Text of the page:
'Deep Throat' revelation reinforces the role of trust on both sides of media relationship

PRWeek's editorial team occasionally receives anonymous e-mails passing along some scuttlebutt about an agency hiring or firing people, closing an office, or losing some account. (The latter, alas, is the most infrequent.)

PRWeek's editorial team occasionally receives anonymous e-mails passing along some scuttlebutt about an agency hiring or firing people, closing an office, or losing some account. (The latter, alas, is the most infrequent.)

A lot of what passes over this transom is often old, inside-baseball gossip. The worst of it is clearly motivated by hidden agendas rather than the sincere desire to expose bad practices. That is not to say we don't glean the occasional nugget from them. And, of course, the less outlandish claims are duly investigated. But there is naturally something suspect about an unasked-for screed from a nameless and faceless contact. Many of these missives will close with the accusation that, to paraphrase, "Nobody in the trade media has the guts to run this kind of stuff." Well, right back at you, pal.

How perfect that last week's revelation of Deep Throat's identity came out in the aftermath of the Newsweek retraction. Superficially, it is validation that some things - many of them really important things - can only be told to a reporter under strict confidentiality. But the primary takeaway for PR pros, across the entire series of events, is a greater understanding of the crucial importance of relationship building in media engagements.

The chasm between the anonymous e-mail sender and the legitimate contact who wishes to remain nameless is vast. The former neither demands nor instills trust in the media outlet, looking only to score a "hit" and move on. But a source with a legitimate story to tell will not only look for the best outlet to carry that information, but also the person who will faithfully trustee it.

Bob Woodward and Mark Felt were acquainted with each other before the secrets began to spill. The New York Times missed out because of the absence of that connection. As a Washington Post staff writer put it last week in a web chat on the subject, "[Felt] had very few options for pushing the investigation, but one was his relationship with a relentless young reporter at the Post, Bob Woodward. I don't think he had that sort of relationship with anyone at the Times."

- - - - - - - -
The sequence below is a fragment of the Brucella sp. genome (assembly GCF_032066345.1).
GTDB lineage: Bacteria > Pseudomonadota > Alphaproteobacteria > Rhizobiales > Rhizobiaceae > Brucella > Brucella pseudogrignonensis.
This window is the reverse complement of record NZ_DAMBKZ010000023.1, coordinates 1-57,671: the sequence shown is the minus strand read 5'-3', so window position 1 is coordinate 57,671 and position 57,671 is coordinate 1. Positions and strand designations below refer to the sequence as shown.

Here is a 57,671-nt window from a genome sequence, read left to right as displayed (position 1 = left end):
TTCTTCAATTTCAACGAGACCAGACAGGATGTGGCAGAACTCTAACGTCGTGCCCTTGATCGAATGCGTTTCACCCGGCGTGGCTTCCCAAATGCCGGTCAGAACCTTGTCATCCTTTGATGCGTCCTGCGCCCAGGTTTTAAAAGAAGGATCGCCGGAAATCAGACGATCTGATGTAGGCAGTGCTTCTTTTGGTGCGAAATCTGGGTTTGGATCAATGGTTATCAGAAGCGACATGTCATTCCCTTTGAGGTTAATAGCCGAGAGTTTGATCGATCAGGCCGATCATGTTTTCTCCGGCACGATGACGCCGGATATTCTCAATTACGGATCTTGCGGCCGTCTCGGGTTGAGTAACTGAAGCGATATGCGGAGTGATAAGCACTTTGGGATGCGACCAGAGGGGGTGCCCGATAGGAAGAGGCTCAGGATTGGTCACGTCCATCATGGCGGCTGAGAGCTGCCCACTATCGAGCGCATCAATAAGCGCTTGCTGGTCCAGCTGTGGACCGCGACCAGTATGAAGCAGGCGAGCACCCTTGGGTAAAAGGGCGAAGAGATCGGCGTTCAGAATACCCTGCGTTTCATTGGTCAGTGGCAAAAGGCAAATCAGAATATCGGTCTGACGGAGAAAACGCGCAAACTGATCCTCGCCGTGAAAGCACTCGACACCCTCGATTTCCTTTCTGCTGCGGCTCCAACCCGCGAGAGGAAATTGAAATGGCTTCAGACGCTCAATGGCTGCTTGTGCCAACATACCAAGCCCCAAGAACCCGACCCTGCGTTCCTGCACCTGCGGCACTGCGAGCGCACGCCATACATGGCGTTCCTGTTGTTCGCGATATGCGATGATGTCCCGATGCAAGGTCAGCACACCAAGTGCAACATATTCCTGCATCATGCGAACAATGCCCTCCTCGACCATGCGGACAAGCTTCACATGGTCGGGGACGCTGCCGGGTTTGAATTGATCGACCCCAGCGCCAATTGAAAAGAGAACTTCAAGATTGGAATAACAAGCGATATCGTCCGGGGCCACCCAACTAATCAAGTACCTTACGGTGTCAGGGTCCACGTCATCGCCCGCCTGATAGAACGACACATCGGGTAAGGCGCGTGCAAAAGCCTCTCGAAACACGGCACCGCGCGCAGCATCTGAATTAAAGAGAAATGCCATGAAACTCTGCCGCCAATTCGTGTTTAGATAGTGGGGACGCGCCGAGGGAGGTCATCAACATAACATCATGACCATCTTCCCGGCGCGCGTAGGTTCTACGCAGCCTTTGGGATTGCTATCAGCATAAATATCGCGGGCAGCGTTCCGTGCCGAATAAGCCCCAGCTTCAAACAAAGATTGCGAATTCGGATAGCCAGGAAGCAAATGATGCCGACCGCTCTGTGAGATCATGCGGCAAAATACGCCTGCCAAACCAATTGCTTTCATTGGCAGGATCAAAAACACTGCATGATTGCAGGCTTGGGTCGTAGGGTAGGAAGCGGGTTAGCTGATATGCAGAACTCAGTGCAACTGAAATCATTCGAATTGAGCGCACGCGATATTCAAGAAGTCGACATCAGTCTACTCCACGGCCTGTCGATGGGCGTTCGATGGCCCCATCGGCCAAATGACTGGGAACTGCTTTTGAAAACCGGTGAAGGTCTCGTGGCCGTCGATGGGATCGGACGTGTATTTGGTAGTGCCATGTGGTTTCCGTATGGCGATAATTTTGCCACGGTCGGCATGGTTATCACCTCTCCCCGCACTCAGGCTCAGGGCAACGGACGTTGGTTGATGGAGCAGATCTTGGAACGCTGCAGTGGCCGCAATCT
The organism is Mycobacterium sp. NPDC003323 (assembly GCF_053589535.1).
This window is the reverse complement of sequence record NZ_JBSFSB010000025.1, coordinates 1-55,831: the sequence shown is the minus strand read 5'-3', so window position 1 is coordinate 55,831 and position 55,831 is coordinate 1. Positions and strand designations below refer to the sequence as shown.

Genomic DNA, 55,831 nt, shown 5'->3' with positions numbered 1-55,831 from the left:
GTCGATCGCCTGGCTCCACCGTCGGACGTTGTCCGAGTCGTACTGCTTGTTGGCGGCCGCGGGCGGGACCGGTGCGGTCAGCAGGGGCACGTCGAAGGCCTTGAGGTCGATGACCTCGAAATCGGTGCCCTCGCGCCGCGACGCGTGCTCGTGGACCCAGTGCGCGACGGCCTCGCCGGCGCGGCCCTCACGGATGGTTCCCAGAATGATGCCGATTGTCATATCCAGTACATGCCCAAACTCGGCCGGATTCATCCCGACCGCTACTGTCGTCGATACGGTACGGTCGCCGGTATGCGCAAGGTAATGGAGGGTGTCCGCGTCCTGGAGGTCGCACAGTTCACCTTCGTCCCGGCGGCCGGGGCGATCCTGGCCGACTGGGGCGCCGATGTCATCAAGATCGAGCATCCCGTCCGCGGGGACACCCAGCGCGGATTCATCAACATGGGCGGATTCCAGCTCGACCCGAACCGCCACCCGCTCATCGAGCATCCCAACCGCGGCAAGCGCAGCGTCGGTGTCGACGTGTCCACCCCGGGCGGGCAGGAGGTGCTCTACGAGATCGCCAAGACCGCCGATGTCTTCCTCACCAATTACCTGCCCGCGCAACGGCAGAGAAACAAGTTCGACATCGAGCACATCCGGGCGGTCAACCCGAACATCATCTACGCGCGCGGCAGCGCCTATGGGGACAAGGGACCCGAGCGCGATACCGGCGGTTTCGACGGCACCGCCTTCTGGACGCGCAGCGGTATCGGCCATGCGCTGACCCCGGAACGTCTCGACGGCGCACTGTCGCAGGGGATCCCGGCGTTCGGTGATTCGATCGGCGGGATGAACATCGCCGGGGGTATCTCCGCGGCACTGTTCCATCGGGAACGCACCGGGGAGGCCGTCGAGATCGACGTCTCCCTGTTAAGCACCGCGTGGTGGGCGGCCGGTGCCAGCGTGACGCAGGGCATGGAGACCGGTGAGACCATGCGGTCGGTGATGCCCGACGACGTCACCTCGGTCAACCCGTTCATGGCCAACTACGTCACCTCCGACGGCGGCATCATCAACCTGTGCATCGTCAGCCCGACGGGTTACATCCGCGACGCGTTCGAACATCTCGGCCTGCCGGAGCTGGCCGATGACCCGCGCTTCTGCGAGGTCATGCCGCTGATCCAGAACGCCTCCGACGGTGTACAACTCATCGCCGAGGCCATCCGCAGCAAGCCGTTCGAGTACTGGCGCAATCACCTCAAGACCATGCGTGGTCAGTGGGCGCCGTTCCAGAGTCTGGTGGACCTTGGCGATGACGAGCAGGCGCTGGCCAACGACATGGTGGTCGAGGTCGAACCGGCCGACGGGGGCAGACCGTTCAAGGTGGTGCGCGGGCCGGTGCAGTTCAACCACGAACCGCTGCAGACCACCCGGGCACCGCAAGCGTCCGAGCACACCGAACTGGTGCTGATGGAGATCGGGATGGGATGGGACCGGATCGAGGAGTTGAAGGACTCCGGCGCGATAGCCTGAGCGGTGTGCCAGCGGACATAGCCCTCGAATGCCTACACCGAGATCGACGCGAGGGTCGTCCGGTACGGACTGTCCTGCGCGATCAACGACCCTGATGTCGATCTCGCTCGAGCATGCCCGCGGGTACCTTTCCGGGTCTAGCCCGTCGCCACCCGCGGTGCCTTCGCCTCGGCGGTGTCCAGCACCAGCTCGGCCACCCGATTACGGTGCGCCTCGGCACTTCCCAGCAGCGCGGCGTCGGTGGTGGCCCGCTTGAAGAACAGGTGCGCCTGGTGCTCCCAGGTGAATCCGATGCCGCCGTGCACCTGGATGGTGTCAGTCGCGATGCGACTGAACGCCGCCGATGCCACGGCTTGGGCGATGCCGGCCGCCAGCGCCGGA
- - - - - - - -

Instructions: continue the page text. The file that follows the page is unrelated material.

PR pros are not pushing state secrets, of course, and Felt is no communications professional. But this part of the story offers compelling perspectives on the fundamental rules of media engagement. Like the anonymous poison-pen e-mail, masses of sometimes poorly-written and untargeted press releases shoved into the in-boxes of reporters will often be treated with the same level of contempt by reporters, even when the rare, useful gem emerges.

Conversely, a contact who has established a relationship with the reporter in advance of building a story inherently has more gravitas. Moreover, the trust that builds between reporter and source - PR pro or otherwise - does not only depend on the sensational nature of the story, but also on its relevance and veracity.

Whether the story is about the launch of a new video game, the war in Iraq, or secrets in the Oval Office, trust between reporters and contacts is paramount. PR pros, who often serve as the primary gatekeepers of reporter relationships, must remember that there is no substitute for the rapport that comes from personal and honest transactions with the media.

Have you registered with us yet?

Register now to enjoy more articles and free email bulletins

Register
Already registered?
Sign in